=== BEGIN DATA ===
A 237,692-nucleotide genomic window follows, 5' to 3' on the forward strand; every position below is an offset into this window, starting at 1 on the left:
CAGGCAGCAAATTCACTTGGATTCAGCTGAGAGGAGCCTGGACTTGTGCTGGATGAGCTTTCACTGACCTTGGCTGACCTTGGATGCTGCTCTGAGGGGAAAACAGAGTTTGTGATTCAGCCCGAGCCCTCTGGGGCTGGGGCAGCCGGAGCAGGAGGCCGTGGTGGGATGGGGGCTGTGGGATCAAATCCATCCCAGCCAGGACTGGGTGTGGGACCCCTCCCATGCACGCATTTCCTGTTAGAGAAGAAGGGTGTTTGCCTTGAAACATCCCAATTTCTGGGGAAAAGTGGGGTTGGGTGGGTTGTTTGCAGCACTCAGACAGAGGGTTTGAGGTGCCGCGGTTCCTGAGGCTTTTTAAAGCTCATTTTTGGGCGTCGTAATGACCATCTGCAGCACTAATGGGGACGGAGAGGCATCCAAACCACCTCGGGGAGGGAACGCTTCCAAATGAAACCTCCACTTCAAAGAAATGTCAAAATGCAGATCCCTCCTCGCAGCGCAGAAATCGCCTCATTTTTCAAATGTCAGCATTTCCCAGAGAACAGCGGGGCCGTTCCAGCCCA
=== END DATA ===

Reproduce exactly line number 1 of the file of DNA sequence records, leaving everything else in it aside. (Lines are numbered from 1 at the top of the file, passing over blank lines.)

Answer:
A 237,692-nucleotide genomic window follows, 5' to 3' on the forward strand; every position below is an offset into this window, starting at 1 on the left: